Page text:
Type to search

Coronavirus Coronavirus Updates Health News

Sindh Succeeds In First Trial Of Passive Immunisation Therapy For Coronavirus Patients

  • 1.4K
    Shares

In a major development, first successful recovery from the passive immunisation therapy of a virus-infected patient was reported in Sindh on Sunday.

Head of National Institute of Blood Disease & Bone Marrow Transplantation (NIBD & BMT) Dr Tahir Shamsi said that the first patient who recovered from the coronavirus through passive immunisation therapy has been sent home.

“The patient was administered plasma on April 30 and he completely recovered on May 8 as his second test of COVID-19 came out negative. More than 12 patients are currently being treated by the use of passive immunisation therapy,” he said.

The doctor said the using this technique, blood plasma from a healthy person was extracted and injected into the blood of a patient suffering from the coronavirus.  “After the transfer, the injected plasma generates anti-bodies in the immune system of the patient suffering from the coronavirus. These anti-bodies eventually fight off the virus,” he added.

On March 31, the government of Sindh had approved the use of passive immunisation therapy to treat coronavirus patients across the province. Supervised by Dr Shamsi, the technique was set to be presented to other provinces for approval before a detailed strategy could be implemented in the hospitals across Pakistan.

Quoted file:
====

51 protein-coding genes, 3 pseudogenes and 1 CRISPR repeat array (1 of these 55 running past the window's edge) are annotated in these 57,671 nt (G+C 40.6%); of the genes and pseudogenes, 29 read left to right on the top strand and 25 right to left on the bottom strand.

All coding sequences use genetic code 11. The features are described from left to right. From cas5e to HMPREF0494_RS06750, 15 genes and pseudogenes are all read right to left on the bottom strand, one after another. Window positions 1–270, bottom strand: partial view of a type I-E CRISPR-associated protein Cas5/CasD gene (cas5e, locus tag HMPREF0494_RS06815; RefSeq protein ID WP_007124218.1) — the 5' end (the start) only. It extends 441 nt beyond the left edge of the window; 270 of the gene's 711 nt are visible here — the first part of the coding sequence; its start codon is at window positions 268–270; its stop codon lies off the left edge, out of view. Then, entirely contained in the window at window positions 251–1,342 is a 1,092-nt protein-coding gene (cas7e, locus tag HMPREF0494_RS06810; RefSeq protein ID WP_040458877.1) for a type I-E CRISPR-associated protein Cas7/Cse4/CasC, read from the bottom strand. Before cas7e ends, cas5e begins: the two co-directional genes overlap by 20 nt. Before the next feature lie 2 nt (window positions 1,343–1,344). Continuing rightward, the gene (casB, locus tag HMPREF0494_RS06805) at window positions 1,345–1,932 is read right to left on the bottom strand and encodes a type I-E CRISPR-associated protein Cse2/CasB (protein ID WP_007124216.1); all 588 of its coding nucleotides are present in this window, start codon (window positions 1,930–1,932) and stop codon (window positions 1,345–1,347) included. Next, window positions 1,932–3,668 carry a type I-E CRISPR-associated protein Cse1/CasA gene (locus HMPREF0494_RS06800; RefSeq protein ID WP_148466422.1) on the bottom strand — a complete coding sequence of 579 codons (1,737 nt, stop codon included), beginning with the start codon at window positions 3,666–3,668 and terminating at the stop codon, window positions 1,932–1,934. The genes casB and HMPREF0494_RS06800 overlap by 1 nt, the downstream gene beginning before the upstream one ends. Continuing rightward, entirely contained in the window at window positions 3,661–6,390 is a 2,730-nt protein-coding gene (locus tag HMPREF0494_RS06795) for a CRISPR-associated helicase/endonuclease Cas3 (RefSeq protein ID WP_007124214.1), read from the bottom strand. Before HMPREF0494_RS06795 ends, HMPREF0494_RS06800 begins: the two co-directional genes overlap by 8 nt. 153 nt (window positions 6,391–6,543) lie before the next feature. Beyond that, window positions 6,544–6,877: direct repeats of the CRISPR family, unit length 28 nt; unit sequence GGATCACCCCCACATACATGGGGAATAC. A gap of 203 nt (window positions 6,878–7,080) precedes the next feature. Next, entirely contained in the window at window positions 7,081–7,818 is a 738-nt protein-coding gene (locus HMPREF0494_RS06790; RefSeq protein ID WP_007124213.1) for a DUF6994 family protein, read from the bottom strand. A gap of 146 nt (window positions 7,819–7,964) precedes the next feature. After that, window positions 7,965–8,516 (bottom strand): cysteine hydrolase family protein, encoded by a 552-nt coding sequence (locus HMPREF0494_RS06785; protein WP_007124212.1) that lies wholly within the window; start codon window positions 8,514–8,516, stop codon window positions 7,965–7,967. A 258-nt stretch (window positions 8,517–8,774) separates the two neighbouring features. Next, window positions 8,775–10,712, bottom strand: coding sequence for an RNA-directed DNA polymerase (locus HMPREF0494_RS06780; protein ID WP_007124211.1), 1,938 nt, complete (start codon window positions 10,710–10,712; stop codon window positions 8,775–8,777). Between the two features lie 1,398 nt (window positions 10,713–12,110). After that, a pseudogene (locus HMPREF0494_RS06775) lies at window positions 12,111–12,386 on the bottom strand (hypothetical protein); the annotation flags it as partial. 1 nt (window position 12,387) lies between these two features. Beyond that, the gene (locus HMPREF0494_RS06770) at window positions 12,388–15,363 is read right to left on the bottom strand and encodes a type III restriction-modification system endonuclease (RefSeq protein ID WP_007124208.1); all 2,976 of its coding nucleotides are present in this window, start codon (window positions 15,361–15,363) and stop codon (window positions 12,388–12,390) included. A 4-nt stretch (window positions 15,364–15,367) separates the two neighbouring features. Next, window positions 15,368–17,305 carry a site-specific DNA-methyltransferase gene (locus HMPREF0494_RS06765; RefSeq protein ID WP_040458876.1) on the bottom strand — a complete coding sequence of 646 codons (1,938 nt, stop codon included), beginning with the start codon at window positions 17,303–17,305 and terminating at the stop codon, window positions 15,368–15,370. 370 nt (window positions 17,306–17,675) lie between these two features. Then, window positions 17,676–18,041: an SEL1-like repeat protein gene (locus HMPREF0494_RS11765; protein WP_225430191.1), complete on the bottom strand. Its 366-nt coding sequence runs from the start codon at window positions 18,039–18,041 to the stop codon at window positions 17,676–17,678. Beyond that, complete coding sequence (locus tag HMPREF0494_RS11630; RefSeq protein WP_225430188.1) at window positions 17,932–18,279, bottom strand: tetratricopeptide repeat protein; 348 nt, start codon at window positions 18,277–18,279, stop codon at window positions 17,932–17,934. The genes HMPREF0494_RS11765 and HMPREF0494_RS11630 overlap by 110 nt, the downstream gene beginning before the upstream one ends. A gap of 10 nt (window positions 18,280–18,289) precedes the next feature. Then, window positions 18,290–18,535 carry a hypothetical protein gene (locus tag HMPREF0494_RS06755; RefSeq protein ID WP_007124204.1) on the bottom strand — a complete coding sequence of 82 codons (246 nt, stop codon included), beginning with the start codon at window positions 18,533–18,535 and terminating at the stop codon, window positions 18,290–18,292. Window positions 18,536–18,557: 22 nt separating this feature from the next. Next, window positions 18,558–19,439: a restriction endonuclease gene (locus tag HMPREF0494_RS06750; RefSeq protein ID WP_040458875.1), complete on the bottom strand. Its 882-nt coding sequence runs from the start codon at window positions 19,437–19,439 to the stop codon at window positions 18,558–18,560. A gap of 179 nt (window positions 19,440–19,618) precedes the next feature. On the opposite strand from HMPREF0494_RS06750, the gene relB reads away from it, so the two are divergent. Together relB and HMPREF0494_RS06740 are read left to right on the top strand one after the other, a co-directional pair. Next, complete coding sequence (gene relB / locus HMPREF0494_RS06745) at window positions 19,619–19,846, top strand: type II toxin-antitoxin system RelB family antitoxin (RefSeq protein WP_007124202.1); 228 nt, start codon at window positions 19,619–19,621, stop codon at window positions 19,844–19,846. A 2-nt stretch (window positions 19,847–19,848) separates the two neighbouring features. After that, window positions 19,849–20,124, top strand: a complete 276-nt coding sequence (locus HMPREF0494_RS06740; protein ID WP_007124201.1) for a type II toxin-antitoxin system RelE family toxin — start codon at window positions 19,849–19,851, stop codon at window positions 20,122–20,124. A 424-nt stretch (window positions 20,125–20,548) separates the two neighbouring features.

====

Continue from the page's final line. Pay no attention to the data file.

On April 2, Yahya Jafri – one of Pakistan’s coronavirus survivor – donated his plasma to doctors to help them fight the novel infection. “This virus will become history and our efforts will be remembered,” Jafri had said while addressing a press conference.

According to health experts, passive immunisation therapy was used to develop instant immune response and reduce the symptoms of ongoing diseases in the body on infected patient.

2 Comments

  1. Shazia Umar May 11, 2020

    Please do not sensationalize , only one patient recovered after convalescent plasma therapy not the entire trial, which needs much more evidence. This trial has one big inherent flaw, that inclusion criteria allows to be therapy given in mild/moderate symptomatic patients which are recovering even with simple paracetmol. SO what is the big news about it. Big news will be if it efficacious in critically ill patients. We all know 98%recover on their won without much ado, and this therapy is being tried in them not in 2% which are succumbing to this disease

    Reply
  2. Abdulkhan May 11, 2020

    My sister if it starts raining, it is the first drop that matter the rest follow. We are grateful to the team have managed to save one, rest will follow, In Sha Allah.

    Reply

Leave a Comment

Your email address will not be published. Required fields are marked *

Comment moderation is enabled. Your comment may take some time to appear.

Naya Daur